BotH2nia went to the Netherlands, and what did we learn?

December 13, 2022

Press release from BotH2nia

Here are my top nine takeaways from a four-day visit to Rotterdam and Amsterdam during the Offshore Energy Exhibition & Conference 2022 (OEEC) as part of the delegation invited by the Netherlands Enterprise Agency (RVO):

BotH2nia went to the Netherlands, and what did we learn?

  • Phasing out fossil fuels and materials in the industry leads to a geopolitical redesign of energy flows. The ports and countries in the solar belt play a crucial role in this.
  • Ramping up offshore wind and hydrogen requires clear governance. In the Netherlands, “roadmap” stands for “promise.” There is no need for market actors to guess what will happen and when.
  • Transporting the hydrogen will require multiple storage solutions in logistic hotspots like ports. Retrofitting the existing capacity is a good place to start planning. It’s not automatically bad either if neighboring ports have somewhat similar kinds of facilities. Instead, it can be good for the security of supply.
  • Listening to different speakers during the four-day visit, ammonia and LOHC (liquid organic hydrogen carriers like toluene) sounded like the most promising hydrogen carriers when the end use is hydrogen.
  • Methanol again has an existing global market. It is needed as such, for example, in the chemical industry. One counterargument for turning green hydrogen into methanol to be used as fuel was its carbon content.
  • Some actors saw liquid hydrogen as a distant future at its best. Some others have prepared themselves for that future already. E-methane was barely mentioned, even if it’s seen in Finland as one of the most promising e-fuels, as it can be used in existing vehicles.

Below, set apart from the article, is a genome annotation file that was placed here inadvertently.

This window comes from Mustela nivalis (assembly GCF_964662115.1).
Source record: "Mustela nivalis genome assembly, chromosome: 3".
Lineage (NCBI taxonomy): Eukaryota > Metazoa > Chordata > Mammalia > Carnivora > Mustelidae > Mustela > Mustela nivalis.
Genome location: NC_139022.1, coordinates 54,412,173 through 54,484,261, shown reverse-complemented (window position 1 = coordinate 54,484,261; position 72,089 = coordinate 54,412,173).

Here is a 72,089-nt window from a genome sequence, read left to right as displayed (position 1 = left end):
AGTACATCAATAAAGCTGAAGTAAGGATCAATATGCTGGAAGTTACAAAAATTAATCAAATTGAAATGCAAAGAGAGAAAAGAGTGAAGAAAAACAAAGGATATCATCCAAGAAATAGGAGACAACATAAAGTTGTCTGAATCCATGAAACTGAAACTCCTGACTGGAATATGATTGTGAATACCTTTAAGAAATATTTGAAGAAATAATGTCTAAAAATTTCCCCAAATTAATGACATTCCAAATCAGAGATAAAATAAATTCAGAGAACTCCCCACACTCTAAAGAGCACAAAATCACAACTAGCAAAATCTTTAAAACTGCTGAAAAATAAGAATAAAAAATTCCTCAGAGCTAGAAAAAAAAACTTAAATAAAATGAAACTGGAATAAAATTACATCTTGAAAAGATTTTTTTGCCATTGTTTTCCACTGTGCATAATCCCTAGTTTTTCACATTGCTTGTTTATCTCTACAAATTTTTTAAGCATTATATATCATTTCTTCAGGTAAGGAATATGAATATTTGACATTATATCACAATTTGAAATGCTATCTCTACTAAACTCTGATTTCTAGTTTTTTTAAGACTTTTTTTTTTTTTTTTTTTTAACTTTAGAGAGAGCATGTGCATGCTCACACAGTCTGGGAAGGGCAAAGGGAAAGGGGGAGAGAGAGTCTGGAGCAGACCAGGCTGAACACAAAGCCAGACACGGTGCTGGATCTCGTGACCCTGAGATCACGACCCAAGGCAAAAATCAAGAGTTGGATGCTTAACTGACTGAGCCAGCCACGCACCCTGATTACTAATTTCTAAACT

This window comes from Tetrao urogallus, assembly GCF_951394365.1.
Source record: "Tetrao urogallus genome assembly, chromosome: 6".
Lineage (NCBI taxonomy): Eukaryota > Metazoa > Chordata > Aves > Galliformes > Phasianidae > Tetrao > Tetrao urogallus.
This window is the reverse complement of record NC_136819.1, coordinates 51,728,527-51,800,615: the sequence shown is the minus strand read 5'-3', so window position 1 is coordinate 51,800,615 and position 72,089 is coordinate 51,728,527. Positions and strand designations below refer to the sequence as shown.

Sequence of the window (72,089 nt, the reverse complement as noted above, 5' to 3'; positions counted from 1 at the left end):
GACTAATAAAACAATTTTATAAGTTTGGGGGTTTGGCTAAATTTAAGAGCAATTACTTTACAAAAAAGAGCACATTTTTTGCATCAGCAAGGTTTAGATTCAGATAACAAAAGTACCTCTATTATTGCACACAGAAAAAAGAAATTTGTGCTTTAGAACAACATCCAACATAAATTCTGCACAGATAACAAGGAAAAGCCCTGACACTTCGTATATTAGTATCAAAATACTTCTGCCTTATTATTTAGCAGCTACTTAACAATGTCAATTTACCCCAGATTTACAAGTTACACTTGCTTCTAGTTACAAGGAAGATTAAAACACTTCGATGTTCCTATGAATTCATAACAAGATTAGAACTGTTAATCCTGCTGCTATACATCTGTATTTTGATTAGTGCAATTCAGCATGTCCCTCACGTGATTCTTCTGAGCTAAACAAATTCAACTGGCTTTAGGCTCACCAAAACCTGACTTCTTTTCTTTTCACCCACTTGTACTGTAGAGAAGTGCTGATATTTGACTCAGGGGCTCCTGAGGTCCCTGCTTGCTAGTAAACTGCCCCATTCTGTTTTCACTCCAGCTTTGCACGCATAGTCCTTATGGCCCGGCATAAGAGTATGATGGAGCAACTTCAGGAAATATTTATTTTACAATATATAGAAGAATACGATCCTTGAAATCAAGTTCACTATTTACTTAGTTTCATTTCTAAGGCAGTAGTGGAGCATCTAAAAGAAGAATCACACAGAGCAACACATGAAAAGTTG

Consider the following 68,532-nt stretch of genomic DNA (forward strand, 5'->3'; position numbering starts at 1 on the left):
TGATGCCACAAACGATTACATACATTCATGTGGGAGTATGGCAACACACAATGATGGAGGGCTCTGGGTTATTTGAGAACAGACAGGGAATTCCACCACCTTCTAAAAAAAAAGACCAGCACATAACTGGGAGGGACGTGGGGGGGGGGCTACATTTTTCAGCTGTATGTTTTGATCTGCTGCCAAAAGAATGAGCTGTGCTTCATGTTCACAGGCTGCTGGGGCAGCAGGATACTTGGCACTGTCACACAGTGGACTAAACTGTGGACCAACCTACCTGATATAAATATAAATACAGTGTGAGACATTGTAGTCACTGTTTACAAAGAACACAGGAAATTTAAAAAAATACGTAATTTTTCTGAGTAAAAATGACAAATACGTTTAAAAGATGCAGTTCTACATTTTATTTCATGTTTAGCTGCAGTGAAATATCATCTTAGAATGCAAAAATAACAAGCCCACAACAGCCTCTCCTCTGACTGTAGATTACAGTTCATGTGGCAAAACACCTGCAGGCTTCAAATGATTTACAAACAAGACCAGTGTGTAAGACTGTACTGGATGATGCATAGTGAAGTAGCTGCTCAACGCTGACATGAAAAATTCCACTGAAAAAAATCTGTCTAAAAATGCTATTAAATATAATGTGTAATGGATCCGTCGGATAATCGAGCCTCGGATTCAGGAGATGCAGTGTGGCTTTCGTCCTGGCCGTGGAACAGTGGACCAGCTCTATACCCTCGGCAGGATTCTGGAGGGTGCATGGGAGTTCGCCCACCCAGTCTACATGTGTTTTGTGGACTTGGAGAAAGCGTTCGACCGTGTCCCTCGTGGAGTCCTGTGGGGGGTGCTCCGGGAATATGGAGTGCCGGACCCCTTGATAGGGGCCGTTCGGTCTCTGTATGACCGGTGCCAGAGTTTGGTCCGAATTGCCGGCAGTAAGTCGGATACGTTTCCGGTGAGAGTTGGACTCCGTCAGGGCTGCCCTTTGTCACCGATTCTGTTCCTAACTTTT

• Hydrogen has been transported through local pipelines and stored at industrial sites for decades. It’s not a totally new research question. Commercial players like Koole Terminal and Zenith are already building storage capacity—a note for those looking for benchmarks and learnings. Strohm can provide an example of a new kind of hydrogen pipeline—tested and validated for years in the oil and gas industry.
  • Hydrogen handling experience has been accumulating for decades in certain businesses within the chemical industry. Transferring their knowledge to new actors entering the hydrogen market is critical regarding safety.
  • Visitor centers like RDM in Rotterdam and ETCA Shell lab in Amsterdam do a great job of showing instead of telling how innovation smells and what an electrolyzer or a hydrogen filling station looks like.

There are many kinds of players facilitating the growth of the hydrogen economy. Ministries, ports and even commercial industry site owners are building business ecosystems: hand-picking actors, introducing them to each other and supporting them in building projects.

But who is selling the created value chains to potential new sites? Is it a task of trade promotion organizations, the businesses that lead these ecosystems, or the new sites that wish to be found? And who is preparing these sites, making them aware of their opportunities, and teaching them what to prepare for and expect?

Suddenly it looks like the goal of putting Northern Scandinavia on the European hydrogen maps is within reach. After that, *BotH2nia’s raison d’être might be to look for answers to the questions above.

*BotH2nia is a brand for cross-border, public-private cooperation in hydrogen-related questions in the Baltic Sea area. It is being conceptualized and validated in a two-year project called “Kansallinen vetyverkosto” (National hydrogen network, 2022–2023). The project is funded by its 42 member organizations from the public sector and the Ministry of Economic Affairs and Employment of Finland through the Council of Oulu Region. The project coordinator is Raahe Region Development.  

Originally published on 12 December.

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